4. Changed the incentive compensation? Has management has made changes to the incentive compensation plan? Move the food dish and salespeople will wander about trying to figure out how they will make a living. You should only make incentive compensation changes at the beginning of the year. If you made this mistake, go to the salespeople and make sure all of them know how they will be compensated. Explain why you made the changes. If they need a calculator to figure it out, you have made another mistake.

5. Senior management shuffle? Have there been significant changes in senior management, e.g., the president of the company? Sometimes changing the ultimate coach for the company will cause a downward blip in sales. Don’t make this sort of change in management without explaining it in detail to the salespeople. After all, they are the revenue creators for your company and they must feel good about the company’s future and leadership. This isn't something you can avoid, but you can mitigate it.

6. Lost sales reports? Find out why you are losing sales; make lost sales reports mandatory. OK, so maybe you don't have lost sales reports, then start. It's never too late to find out why you're losing more than you're wining.

7. Old proposals? Go back to every proposal (or a statistically significant sample) that you have made in the last six months and interview them to find out why sales are down. Why didn't they buy from your company? Was it price, the salespeople, delivery, features? Find out and fix it.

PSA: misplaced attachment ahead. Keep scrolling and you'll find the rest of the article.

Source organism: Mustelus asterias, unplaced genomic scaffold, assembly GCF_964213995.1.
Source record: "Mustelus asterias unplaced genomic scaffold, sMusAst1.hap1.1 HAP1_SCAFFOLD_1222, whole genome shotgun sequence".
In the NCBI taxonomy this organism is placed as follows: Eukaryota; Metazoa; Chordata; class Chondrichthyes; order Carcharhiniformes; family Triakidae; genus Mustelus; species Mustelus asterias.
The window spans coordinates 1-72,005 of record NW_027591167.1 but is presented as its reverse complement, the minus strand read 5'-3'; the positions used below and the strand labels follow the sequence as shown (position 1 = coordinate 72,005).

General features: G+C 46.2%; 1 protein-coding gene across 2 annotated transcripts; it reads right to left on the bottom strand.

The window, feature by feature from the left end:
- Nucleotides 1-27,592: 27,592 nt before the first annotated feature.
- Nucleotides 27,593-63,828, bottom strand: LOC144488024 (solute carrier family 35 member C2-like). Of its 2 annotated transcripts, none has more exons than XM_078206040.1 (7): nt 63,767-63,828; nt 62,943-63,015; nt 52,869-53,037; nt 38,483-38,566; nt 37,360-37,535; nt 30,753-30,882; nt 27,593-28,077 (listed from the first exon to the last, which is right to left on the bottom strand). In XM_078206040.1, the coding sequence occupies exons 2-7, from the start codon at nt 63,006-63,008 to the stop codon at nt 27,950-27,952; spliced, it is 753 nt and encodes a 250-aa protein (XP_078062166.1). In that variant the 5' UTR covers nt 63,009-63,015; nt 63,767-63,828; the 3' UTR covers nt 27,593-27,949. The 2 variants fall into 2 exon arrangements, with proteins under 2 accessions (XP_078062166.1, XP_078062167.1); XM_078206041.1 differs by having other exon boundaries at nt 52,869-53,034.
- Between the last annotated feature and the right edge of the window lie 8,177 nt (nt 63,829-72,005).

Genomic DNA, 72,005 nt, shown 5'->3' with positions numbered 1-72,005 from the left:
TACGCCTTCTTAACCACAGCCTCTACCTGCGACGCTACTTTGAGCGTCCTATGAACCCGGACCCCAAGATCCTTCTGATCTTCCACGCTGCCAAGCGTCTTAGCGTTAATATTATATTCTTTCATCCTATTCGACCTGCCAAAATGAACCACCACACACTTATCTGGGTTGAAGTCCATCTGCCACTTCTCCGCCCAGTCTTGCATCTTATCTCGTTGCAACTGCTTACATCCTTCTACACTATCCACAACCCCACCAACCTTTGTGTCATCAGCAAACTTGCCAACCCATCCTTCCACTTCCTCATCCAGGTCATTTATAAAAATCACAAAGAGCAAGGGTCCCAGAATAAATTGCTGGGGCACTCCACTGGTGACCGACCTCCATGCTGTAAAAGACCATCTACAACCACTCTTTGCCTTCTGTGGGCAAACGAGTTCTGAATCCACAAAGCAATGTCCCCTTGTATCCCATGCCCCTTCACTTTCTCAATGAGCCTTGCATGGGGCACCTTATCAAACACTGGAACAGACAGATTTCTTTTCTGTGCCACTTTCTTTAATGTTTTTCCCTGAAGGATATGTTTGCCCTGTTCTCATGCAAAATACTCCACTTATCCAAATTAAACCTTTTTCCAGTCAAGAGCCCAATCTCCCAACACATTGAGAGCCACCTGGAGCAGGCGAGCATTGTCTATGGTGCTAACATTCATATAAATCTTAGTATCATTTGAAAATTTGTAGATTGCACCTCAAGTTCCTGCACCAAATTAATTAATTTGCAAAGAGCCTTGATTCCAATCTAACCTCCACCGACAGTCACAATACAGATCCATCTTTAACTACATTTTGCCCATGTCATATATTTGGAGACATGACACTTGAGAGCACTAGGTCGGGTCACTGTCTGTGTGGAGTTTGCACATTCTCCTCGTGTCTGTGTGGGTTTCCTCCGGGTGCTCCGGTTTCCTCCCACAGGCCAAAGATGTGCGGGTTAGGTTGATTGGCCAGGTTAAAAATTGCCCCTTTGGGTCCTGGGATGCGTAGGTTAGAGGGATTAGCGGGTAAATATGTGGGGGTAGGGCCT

8. Why are you winning? Find out why you won the sales you won. Interview people that have bought from you in the last year and try to find out the dominant reasons for your sales success. Do more of the right things. Don’t assume you know the answer. Ask others.

9. Sales lead follow-up less than 75%? Look at the follow-up of sales leads over the last three to four months. Is there a problem? If you are not getting at least a 75% reported follow-up and disposition of sales inquiries, you have a problem. Follow-up has to be mandatory. If salespeople are only following up 25%, you are leaving 75% of the sales on the table for your competitors. The reason to set the bar at 75% is that typically 25% of the inquiries are being worked and are not yet into to the sales stages.

10. Resellers playing you for a fool? Is your channel using your leads to sell another company's products? Do a mystery buyer program by calling your independent sales channel and see who they recommend for your products. Fire those that don't recommend you.

Sales Leakage Consulting Inc. * 1770 Front Street, #265 * Lynden, WA 98264
(360) 933-1652 *
info@salesleakage.com